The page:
11 Key points to consider before signing a commercial contract
11 Mar 2022
The corporate and commercial team at Harold Benjamin are frequently asked to review contracts prior to signature. This is sometimes a high-level review, or it can be a more detailed forensic analysis. Whilst for smaller, low value or low risk contracts it may not be economic to ask as solicitor to review the contract there are some key areas that should be considered regardless of value. Set out below are some of the key areas to consider before you sign on the dotted line: –
Check the names of the contracting parties are clearly recorded on the agreement. If a limited company, or limited liability partnership, ensure the agreement states the full name and importantly its registered number. Companies can change their names, directors and shareholders, but never its registered number. If the agreement is unclear about who is contracting it can make enforcement very difficult.
2. Due diligence
If the contract is over a certain value you may want to consider putting in place checks to understand the trading history or financial strength of the party you are contracting with. You may find information at Companies House or consider using credit reference agencies who can provide you with a company report. If you are not content with your findings consider using another provider, or mitigating the risk such as through a parent company guarantee, directors’ guarantee, performance bonds or insurance. If a guarantor is provided check they are able to cover any liability. Another additional and more practical approach may be to speak to existing customers.
3. Clearly identify the services or goods
The contract should make it clear what goods or services are being supplied. The specification of the goods and services should be clearly identified and provisions made in the agreement to deal with what happens if the goods or services do not meet your requirements, or are not delivered on time.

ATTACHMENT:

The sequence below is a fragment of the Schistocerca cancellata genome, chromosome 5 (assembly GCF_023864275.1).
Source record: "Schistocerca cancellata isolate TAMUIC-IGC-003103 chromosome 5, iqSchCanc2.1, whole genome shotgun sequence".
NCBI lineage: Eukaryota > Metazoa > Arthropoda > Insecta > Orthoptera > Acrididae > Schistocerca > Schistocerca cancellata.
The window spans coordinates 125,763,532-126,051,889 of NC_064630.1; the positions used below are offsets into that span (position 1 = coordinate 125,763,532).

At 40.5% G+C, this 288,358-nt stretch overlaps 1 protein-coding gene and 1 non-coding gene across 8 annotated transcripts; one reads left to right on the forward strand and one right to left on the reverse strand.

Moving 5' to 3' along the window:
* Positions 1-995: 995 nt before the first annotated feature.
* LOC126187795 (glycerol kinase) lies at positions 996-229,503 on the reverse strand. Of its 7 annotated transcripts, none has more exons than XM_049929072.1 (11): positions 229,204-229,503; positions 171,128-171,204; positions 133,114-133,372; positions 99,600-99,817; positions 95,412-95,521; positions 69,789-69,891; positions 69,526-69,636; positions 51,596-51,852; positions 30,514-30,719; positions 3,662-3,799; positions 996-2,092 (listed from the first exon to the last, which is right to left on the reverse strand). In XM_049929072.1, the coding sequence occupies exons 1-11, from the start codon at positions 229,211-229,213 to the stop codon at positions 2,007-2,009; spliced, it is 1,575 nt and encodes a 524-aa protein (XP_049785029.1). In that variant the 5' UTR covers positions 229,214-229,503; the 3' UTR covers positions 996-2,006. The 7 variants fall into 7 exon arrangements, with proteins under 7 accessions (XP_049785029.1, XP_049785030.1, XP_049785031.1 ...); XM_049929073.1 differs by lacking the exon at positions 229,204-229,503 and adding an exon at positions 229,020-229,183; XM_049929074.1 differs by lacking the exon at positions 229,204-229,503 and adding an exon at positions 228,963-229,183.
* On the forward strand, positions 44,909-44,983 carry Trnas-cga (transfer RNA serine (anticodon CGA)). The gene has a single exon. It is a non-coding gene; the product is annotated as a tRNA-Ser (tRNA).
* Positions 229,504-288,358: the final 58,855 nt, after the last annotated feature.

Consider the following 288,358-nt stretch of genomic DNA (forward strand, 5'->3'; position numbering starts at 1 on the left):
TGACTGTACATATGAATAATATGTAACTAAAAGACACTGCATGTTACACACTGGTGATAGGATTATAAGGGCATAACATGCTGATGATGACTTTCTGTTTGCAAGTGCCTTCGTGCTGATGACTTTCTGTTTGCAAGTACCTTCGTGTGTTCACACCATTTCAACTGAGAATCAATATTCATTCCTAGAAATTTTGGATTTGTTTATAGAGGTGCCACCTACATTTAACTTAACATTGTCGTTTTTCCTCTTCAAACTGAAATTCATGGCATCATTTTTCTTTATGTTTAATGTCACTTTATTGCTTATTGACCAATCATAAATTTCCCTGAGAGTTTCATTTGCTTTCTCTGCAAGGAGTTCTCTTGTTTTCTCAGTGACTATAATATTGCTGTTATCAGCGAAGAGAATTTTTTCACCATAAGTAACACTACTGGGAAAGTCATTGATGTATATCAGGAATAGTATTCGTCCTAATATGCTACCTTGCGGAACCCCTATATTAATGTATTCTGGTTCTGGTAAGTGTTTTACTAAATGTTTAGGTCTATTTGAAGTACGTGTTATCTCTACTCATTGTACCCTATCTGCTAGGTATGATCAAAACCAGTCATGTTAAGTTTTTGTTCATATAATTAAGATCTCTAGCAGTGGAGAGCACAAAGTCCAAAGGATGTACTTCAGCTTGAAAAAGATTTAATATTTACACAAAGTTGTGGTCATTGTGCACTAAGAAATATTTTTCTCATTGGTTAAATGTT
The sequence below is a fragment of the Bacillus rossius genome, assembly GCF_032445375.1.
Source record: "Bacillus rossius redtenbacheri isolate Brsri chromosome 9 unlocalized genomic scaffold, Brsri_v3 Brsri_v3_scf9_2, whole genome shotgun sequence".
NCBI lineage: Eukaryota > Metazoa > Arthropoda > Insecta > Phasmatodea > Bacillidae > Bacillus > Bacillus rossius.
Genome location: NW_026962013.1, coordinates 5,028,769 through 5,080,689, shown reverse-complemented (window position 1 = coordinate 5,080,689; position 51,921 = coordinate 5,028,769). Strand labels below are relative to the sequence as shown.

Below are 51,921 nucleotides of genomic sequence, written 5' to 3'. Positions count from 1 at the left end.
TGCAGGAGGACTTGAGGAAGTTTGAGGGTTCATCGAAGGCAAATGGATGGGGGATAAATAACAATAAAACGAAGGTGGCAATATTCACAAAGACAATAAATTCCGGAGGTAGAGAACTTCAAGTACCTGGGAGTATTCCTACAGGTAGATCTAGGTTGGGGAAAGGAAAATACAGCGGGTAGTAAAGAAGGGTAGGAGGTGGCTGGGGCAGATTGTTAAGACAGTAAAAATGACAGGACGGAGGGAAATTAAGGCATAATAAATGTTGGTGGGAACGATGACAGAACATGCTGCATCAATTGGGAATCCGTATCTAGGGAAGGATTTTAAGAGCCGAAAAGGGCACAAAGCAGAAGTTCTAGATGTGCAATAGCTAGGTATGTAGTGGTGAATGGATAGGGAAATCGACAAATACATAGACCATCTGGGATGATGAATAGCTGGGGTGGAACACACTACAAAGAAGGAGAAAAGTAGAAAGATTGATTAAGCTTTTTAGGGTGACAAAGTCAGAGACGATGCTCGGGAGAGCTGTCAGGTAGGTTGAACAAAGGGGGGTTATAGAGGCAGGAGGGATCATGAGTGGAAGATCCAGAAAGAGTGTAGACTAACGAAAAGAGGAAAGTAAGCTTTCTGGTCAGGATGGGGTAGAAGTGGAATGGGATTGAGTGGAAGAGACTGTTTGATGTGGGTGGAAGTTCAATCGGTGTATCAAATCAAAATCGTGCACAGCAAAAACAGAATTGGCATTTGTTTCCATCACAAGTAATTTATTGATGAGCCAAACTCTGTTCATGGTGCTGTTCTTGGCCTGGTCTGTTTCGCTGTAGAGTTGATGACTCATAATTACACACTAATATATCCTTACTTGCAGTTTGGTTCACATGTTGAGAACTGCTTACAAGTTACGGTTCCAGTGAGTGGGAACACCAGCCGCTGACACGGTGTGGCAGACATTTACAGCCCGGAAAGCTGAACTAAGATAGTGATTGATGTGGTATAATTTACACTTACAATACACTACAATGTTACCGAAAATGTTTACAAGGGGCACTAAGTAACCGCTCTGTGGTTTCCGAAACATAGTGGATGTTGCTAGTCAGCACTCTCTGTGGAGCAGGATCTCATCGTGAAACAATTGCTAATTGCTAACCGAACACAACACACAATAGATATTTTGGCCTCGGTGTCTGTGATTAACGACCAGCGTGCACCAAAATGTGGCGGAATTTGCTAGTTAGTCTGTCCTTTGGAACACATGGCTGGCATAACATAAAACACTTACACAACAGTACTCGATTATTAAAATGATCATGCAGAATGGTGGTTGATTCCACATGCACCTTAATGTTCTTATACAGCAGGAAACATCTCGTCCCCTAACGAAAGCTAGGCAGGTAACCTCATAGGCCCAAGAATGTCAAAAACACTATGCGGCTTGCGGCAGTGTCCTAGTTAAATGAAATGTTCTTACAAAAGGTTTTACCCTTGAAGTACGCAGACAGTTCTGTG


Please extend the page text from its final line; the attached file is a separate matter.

4. Term and Termination
Consider how quickly the agreement can be terminated and for what reasons. If you are entering into an agreement for a long term ensure you have an express provision to terminate if the goods or services fall below what is expected. Suppliers may want to tie you in for longer periods and/or include onerous early termination provisions, so consider break clauses, express fault or no fault termination provisions, or shorter fixed terms with options to extend.
5. Standard Terms and Conditions
If contracting on the other party’s standard terms and conditions do read them properly. A little time spent reviewing them can save a lot more time and money in the long run. If it is not clear whether your terms, or the other party’s terms, take priority then you should clarify.
6. Limit of Liability and indemnities
A supplier will normally try and limit its exposure under the contract by capping its liability. Consider whether any proposed cap is acceptable. If you have obligations under the contract such as providing an indemnity you should also try and ensure the indemnity is capped.
7. Ownership of Intellectual Property and other rights
The general rule is that where you are contracting with a third party any IP created by that third party will belong to the third party unless provided for otherwise. If you require ownership of IP or other property created as a result if your contractual arrangements, ensure that the contract expressly states that you will own it.
8. Regulatory Matters and Public Procurement
Where you are operating in a regulated sector, or are covered by public procurement legislation, ensure you have observed any restrictions or requirements.
9. Mediation and Alternative Dispute Resolution (“ADR”)
Consider including a mediation or ADR clause in the agreement. Mediation or ADR can provide a quicker and more costs effective method to resolve any disagreements. Resolution via the courts is never cheap.
10. Choice of Law and jurisdiction
This clause will specify the system of law that will apply and which courts or other method of dealing with disputes. If the contract is under the laws of another jurisdiction, you should consider asking a lawyer qualified in the relevant jurisdiction to advise.
The agreement should be properly executed so that is binds the parties entering into the agreement. Particular attention is required where the agreement is to be executed as a deed as both common law and statutory requirements apply.
If you need help with drafting a contract, reviewing its terms or if you have already signed on the dotted line and either you or the other party are in breach, and you would like to know what steps to take next, we can also help advise on your options.
Please contact James Oxley: email@example.com